By Geoffrey Cook, Muslim Media News Service (MMNS)
Berkeley–This article comes from a panel made up of the Palestinian, Fahed-Abu-Akel; Mitchell Plitnick — from the Jewish Voice for Peace, and Stephen Zunes, an American scholar on the Middle East.
Fahed Abu-Akel began by stating that in 1948 there were 500 Palestinian villagesâ€“both Christian and Muslim–over the old British Mandate of Palestine. There has been a belief by the Palestinian community that resistance will lead to a sort of national â€œsalvationâ€ while the Israelis and Americans assume that a military â€œvictoryâ€ is the only solution.
Zionism is rooted within the reality of the Settlements! To the Fundamentalist (mostly Orthodox) Jews, Godâ€™s will is the overthrow of the Palestinians.
The developmental policy of Tel Aviv lies within these Communities. â€œ[The] Oslo [Agreement] didnâ€™t dismantle the Cooperatives at all, but expanded them!â€ Israeli Settlements are now permanent. They cover 42% of the promised future Palestine. The indigenous people cannot even travel over the roads built on top of their own territory! The locations of these Secondary amlets were carefully placed throughout the nation of Palestine. Their sewage even flows out onto Arabic fields!
Mitchell Plitnick has stood for justice with the people who share the geography with Israel.
He clearly sees the difference between the Jewish and Arab versions of their common histories since their simultaneous mid-Twentieth Century independence. He, as a liberal Jew, feels he must work towards resolution or better yet a solution to the nagging crisis within the Middle East. For him, that is a two State remedy.
To eradicate each side from the dilemma, as was intimated above, we have to understand the meaning of each of their verging histories to find how they might converge, and, thus solve their differences. In 1948, the Jewish population in Palestine was a mere 1%. Yet, there was a massive loss of Arab homes at that time. This was the proof required for the other surrounding States to attack, and attempt to drive the Hebrew invaders into the sea. Well, this was a grand failure, as have all the Wars (except the most recent conflict during the summer of last year in which Hizbollah was able to employ Iranian military technology against the IDFâ€™s American arms.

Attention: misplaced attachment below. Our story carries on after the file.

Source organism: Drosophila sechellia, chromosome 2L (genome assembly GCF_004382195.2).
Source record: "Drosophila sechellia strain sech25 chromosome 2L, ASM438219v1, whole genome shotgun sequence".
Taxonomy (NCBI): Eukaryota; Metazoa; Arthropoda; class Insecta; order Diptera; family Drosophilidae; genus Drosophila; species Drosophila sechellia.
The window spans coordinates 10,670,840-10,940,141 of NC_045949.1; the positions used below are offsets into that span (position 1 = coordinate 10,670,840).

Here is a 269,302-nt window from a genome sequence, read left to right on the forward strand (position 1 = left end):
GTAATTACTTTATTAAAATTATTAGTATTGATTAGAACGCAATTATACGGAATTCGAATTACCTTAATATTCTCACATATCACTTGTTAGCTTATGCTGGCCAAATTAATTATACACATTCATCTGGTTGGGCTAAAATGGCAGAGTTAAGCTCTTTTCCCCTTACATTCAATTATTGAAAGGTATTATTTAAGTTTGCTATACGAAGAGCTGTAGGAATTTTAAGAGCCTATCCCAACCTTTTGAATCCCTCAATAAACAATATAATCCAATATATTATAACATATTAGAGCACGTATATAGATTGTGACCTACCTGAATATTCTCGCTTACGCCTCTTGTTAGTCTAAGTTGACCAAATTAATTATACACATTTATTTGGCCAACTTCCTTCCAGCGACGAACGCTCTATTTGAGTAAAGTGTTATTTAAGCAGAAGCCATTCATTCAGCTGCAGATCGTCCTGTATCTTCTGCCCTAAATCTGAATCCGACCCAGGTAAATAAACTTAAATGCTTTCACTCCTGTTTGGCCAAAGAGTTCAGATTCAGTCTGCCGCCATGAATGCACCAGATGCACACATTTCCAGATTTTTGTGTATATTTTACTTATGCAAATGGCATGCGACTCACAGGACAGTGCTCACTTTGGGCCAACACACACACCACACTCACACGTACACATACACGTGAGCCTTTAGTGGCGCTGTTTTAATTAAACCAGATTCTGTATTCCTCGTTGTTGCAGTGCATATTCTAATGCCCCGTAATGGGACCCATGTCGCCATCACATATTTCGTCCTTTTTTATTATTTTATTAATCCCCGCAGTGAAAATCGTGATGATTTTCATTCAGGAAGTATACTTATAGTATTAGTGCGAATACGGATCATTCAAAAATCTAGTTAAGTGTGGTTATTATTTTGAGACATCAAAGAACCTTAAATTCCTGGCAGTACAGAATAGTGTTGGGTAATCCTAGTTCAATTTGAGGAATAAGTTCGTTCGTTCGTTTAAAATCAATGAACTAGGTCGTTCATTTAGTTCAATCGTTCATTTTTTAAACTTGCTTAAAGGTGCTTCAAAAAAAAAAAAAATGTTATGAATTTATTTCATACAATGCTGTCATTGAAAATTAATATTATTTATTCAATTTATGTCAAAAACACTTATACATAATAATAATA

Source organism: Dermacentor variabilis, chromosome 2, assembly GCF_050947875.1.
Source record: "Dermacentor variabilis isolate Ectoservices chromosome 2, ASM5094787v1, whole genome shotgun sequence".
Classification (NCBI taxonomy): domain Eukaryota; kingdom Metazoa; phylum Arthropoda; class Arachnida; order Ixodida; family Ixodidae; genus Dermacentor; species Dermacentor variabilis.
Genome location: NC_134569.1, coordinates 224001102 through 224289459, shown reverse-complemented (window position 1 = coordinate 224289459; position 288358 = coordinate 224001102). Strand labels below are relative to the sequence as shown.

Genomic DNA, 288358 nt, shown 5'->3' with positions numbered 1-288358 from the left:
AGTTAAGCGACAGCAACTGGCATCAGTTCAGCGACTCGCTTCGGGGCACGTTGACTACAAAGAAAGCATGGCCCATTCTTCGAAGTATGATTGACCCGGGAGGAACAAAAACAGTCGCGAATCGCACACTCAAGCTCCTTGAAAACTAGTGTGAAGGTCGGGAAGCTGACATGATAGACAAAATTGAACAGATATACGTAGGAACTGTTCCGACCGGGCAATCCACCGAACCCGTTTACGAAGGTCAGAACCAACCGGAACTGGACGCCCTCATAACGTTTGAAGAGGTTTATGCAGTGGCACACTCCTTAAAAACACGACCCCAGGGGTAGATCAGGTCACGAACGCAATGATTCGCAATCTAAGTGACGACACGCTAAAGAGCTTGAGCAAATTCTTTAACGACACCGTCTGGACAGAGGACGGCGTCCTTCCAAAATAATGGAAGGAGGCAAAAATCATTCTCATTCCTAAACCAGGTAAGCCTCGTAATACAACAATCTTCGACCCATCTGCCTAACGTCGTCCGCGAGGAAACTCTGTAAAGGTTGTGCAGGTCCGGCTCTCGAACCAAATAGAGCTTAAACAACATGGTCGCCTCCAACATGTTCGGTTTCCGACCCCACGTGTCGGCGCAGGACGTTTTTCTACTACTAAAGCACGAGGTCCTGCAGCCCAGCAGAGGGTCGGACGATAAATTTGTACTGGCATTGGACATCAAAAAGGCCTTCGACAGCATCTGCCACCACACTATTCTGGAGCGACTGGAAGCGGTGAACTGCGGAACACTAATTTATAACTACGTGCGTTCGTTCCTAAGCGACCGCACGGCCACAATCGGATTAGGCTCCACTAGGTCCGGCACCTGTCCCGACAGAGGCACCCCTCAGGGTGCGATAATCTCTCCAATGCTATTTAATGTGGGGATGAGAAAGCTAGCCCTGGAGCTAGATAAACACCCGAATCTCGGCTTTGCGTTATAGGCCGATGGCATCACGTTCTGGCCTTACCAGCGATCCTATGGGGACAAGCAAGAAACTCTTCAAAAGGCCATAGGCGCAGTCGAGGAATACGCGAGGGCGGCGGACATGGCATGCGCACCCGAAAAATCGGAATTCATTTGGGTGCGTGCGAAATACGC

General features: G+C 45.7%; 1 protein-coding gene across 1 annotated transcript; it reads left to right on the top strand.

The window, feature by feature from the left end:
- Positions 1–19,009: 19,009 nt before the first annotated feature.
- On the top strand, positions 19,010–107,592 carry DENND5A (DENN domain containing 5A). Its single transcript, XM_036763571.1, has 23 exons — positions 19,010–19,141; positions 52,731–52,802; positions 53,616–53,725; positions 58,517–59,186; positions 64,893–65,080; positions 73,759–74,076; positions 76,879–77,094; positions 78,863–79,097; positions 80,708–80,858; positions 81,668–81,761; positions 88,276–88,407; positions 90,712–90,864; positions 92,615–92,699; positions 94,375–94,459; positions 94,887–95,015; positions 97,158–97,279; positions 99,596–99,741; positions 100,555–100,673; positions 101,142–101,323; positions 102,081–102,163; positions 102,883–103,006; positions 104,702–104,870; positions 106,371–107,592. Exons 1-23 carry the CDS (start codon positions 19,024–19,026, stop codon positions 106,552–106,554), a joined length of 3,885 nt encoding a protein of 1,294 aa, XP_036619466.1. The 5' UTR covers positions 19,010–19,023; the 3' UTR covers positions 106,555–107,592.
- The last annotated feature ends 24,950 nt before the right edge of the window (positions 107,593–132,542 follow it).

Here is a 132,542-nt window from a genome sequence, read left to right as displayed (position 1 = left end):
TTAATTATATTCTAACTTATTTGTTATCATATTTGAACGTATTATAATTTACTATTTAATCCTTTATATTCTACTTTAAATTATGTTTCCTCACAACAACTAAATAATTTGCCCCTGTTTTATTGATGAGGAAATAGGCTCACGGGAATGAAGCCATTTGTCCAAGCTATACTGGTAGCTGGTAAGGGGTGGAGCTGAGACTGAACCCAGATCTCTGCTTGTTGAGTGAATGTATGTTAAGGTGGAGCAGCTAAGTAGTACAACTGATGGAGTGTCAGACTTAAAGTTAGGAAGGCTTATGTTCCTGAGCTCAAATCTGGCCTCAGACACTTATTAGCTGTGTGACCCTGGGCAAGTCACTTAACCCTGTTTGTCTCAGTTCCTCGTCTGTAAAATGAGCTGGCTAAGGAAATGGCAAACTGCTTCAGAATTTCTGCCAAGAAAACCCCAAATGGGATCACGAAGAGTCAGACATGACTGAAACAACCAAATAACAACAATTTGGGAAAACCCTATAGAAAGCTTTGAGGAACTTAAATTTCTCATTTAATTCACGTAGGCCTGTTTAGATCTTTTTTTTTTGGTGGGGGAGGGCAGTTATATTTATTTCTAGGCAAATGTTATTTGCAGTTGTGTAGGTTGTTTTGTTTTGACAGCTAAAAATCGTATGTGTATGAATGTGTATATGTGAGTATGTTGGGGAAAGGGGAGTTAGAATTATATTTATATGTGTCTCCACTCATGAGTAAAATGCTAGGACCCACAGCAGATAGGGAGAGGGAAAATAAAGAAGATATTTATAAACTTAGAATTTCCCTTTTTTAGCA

The Arab world felt that the Palestinians were made to suffer for the crimes of the Europeans against the Jewish people during the Second World. (In other words, the West dumped their â€œJewish Problemâ€ upon the Levant, and, thus, created Settler Colonialism there.)
To reach any kind of reconciliation, if that is even possible, we have to respect both their diverging history.
In truth, 1967 was an Israeli War of aggression. After Camp David, with the Egyptians out of the scene, the Israeli Defense Force was applied directly against the Palestinians themselves. Curiously, the Agreement, also, destroyed Jerusalemâ€™s vigorous Peace Movement.
Unfortunately, the Israeli mainstream psychologically cannot accept a Palestinian entity living in peace upon their borders.
The Role of the United States
Stephen Zunes, a Professor of Middle Eastern Studies at a San Francisco University, pointed out that the U.S.A. was the first country to recognize Israel as a State. American support created a disparity in the Fertile Crescent that only increased after the â€™67 hostilities. The U.S. has shown a keen prejudice for the stronger party in the Holy Land. The â€œPaxâ€ Americana does not wish peace there, for it does not serve our purpose. Aid to Tel Aviv has a deeper significance than meager assistance alone because it is overwhelmingly military. The primary enemy is against Palestine and its Arab neighbors, and the superior side is Israel. Thus, Washington refused to recognize the PLO (Palestine Liberation Army). In fact, the US subsidizes the Settlements indirectly through monetary and military support.